Stephen Keith Green, Baron Green of Hurstpierpoint (an immoral priest!)
Lord Stephen Green Chief Executive, then chairman of HSBC until 2010. Appointed minister for trade and investment under David Cameron.
HSBC was headed during the period covered in the files by Stephen Green – now Lord Green – who served as the global bank’s chief executive, then group chairman until 2010 when he left to become a trade minister in the House of Lords for David Cameron’s new government. He declined to comment when approached by the Guardian.
HSBC is already facing criminal investigations and charges in France, Belgium, the US and Argentina as a result of the leak of the files, but no legal action has been taken against it in Britain.
The files show how HSBC in Switzerland keenly marketed tax avoidance strategies to its wealthy clients. The bank proactively contacted clients in 2005 to suggest ways to avoid a new tax levied on the Swiss savings accounts of EU citizens, a measure brought in through a treaty between Switzerland and the EU to tackle secret offshore accounts. The documents also show HSBC’s Swiss subsidiary providing banking services to relatives of dictators, people implicated in African corruption scandals, arms industry figures and others. Swiss banking rules have since 1998 required high levels of diligence on the accounts of politically connected figures, but the documents suggest that at the time HSBC happily provided banking services to such controversial individuals.
HSBC hides the money of the 1%
Hollywood stars, shopkeepers, royalty and clothing merchants feature in the files along with the heirs to some of Europe’s biggest fortunes.
HSBC ‘helped clients dodge tax’
Banking giant HSBC helped wealthy clients across the world evade hundreds of millions of pounds worth of tax, the BBC has learned. Panorama has seen accounts from 106,000 clients in 203 countries, leaked by whistleblower Herve Falciani in 2007. The documents include details of almost 7,000 clients based in the UK. HSBC admitted that it was “accountable for past control failures.” But it said it has now “fundamentally changed”.
The thousands of pages of data were obtained by the French newspaper Le Monde. In a joint investigation, the documents have now been passed to the International Consortium of Investigative Journalists, the Guardian newspaper, Panorama and more than 50 media outlets around the world. HM Revenue and Customs (HMRC) was given the leaked data in 2010 and has identified 1,100 people from the list of 7,000 British clients who had not paid their taxes. But almost five years later, only one tax evader has been prosecuted.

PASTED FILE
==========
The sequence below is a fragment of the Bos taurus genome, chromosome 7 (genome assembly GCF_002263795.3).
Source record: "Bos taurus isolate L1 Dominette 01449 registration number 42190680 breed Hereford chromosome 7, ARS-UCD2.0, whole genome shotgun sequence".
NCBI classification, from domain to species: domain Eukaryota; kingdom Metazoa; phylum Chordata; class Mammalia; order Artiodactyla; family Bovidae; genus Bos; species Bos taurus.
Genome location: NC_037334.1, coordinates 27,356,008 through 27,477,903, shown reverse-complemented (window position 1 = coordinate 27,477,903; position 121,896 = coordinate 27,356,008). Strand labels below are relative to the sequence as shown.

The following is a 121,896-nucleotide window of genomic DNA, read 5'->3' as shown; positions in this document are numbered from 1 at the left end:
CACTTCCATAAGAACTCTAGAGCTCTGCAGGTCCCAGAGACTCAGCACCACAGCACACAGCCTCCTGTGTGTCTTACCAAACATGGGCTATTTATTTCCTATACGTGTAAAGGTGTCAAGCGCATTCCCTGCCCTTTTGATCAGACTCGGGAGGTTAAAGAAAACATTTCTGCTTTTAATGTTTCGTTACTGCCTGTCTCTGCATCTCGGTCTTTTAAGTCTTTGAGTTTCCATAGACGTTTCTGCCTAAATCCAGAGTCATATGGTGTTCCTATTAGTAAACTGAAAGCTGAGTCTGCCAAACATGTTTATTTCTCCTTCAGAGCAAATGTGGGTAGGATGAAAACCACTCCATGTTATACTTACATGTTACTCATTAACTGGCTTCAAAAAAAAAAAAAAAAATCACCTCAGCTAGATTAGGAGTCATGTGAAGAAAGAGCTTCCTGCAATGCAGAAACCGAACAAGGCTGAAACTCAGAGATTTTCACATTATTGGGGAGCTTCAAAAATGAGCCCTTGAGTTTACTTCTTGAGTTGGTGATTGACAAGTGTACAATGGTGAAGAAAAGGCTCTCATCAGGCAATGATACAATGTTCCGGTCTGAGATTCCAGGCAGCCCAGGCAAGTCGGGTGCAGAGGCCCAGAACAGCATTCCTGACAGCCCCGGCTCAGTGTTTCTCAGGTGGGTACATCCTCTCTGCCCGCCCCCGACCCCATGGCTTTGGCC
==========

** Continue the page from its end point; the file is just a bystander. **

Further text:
HSBC did not just turn a blind eye to tax evaders – in some cases it broke the law by actively helping its clients.
HSBC files show how Swiss bank helped clients dodge taxes and hide millions.
Data in massive cache of leaked secret bank account files lift lid on questionable practices at subsidiary of one of world’s biggest financial institutions.
Approached by the Guardian, HSBC, the world’s second largest bank, has now admitted wrongdoing by its Swiss subsidiary. “We acknowledge and are accountable for past compliance and control failures,” the bank said in a statement. The Swiss arm, the statement said, had not been fully integrated into HSBC after its purchase in 1999, allowing “significantly lower” standards of compliance and due diligence to persist. That response raises serious questions about oversight of the Swiss operation by the then senior executives of its parent company, HSBC Group, headquartered in London. It has now acknowledged that it was not until 2011 that action was taken to bring the Swiss bank into line. “HSBC was run in a more federated way than it is today and decisions were frequently taken at a country level,” the bank said. HSBC was headed during the period covered in the files by Stephen Green – now Lord Green – who served as the global bank’s chief executive, then group chairman until 2010 when he left to become a trade minister in the House of Lords for David Cameron’s new government. He declined to comment when approached by the Guardian.
HSBC’s Swiss bankers were also prepared to help Emmanuel Shallop, who was subsequently convicted of dealing in “blood diamonds”, the illegal trade that fuelled war in Africa. One memo records: “We have opened a company account for him based in Dubai … The client is currently being very careful because he is under pressure from the Belgian tax authorities who are investigating his activities in the field of diamond tax evasion.” The records indicate HSBC managers were untroubled that a customer collecting cash bundles of kroner might be breaking Danish law. HSBC staff were instructed: “All contacts through one of her 3 daughters living in London. Account holder living in Denmark, i.e. critical as it is a criminal act having an account abroad non declared.”
Cash pilgrims and bricks of money: HSBC Swiss bank operated like cash machine for rich clients
With untraceable cash, tax returns become voluntary. Former tax inspector Richard Brooks told the Guardian: “If you withdraw cash from a bank in Geneva or Zurich, there’s no trail of that over here. Most rich individuals will get their accountants to fill in their tax returns. They’ll be working from their banking records. But there’s nothing for your accountant to see.”